• Sixteen House Democrats sent letters to 5 drug manufacturers asking why drug prices continue to rise despite recent corporate tax cuts.
  • Pennsylvania Governor Tom Wolf (D) vetoed House Bill 2138 that would have had the commonwealth apply to HHS for a section 1115 waiver to institute work requirements for Medicaid eligibility.
  • Maryland Attorney General Brian Frosh petitioned the US Supreme Court to uphold a first-in-the-nation law against pharmaceutical price gouging that a US Circuit Court of Appeals struck down in April by finding the legislation violated the US Constitution by trying to regulate trade beyond Maryland’s borders.

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Be Careful What They Asked For: States Given Waiver Flexibility


This week, CMS and the Treasury Department released a new guidance document that increases state waiver flexibility around the “statutory guardrails” under section 1332 of the Affordable Care Act (ACA). Section 1332 State Innovation Waivers, now also referred to as State Relief and Empowerment Waivers, grant the federal government authority to approve a state’s proposal to waive specific provisions of the ACA provided the section 1332 state plan meets certain requirements.
Previously, state waiver proposals had to:

  1. Provide coverage at least as comprehensive as that offered through the health insurance exchanges under the ACA, defined as coverage that meets all ACA essential health benefit requirements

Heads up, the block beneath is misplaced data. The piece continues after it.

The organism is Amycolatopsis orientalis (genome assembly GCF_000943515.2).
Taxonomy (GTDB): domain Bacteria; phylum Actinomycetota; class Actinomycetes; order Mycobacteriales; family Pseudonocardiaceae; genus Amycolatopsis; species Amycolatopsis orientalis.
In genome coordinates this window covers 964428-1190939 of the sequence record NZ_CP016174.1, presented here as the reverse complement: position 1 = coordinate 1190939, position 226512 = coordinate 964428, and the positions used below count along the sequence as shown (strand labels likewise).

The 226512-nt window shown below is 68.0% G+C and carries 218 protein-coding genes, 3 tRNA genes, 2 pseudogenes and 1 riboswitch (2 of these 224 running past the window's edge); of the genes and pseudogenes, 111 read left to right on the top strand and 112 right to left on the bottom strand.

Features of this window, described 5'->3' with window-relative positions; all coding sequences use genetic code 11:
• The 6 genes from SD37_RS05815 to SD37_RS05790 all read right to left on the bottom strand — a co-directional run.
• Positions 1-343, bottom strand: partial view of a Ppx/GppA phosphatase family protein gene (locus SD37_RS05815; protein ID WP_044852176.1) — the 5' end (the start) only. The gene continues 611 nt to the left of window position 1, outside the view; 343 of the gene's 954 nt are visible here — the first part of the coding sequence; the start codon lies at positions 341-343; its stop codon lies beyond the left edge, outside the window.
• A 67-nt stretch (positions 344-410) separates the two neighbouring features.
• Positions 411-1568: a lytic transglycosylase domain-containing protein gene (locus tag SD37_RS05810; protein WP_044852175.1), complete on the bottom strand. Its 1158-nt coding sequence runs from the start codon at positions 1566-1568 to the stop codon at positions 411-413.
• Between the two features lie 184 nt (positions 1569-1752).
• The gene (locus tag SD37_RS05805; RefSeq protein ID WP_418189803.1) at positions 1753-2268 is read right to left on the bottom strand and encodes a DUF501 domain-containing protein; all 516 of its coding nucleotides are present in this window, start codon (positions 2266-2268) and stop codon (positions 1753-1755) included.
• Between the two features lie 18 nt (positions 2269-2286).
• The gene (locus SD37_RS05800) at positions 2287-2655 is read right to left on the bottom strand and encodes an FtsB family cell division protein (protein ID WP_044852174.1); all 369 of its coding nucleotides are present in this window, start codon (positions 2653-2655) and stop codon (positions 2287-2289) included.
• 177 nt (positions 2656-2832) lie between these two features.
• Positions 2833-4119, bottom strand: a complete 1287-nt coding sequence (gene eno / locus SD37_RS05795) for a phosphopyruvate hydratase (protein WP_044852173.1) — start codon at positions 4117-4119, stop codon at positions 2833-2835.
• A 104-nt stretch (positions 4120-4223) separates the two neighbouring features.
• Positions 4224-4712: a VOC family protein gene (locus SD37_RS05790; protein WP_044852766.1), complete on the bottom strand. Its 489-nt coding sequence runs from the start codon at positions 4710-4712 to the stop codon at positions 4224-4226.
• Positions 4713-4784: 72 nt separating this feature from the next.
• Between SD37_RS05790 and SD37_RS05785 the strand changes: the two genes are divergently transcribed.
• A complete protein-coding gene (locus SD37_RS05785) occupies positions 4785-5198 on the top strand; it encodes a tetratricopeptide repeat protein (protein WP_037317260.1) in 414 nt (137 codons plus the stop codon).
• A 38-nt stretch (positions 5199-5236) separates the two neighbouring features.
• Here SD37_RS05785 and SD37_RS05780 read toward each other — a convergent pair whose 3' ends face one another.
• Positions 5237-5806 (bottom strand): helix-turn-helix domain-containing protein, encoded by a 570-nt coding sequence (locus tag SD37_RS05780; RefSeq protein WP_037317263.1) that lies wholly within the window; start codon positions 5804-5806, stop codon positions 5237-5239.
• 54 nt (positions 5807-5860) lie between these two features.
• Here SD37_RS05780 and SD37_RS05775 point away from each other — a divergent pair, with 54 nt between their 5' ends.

2. Provide coverage and cost-sharing protections against excessive out-of-pocket spending that are at least as affordable as coverage that would have been offered under the ACA
  3. Provide coverage to a comparable number of the state’s residents as would have been covered under the ACA
  4. Not increase the federal deficit

The new guidance increases flexibility around the guardrails. Comprehensive coverage that meets the essential health benefit requirements for state residents must remain, but association health plans or short-term, limited-duration plans can be included. States can reallocate subsidies, and the guidance also loosens the definition the federal government will use to define affordability as well as the process for evaluating the number of covered lives.

Democrats excoriated the guidance, with Sen. Patty Murray (D-WA), Ranking Member of the Senate Health, Education, Labor, and Pensions (HELP) Committee, issuing a scathing statement:

“The only thing more insistent than President Trump and Republicans’ false promises to protect pre-existing conditions are their sabotage efforts to do the exact opposite. This rule is yet another big step backwards that aims to loosen patient protections and important guardrails meant to ensure all families have access to quality, affordable health coverage. President Trump lit a fire with his decision to offer junk plans that give insurance companies power to ignore protections for people with pre-existing conditions, now he’s pouring on the gasoline with this new guidance.”

These changes are effective immediately, but there is not expected to be an impact for the 2019 plan year. Comments on the guidance are due December 24. Section 1332 has held great promise for states to create innovative coverage schema for their residents, but previous guidance was deemed too strict. This guidance grants states new functionality and flexibility within the federal health insurance exchanges to cover more residents, potentially at lower costs.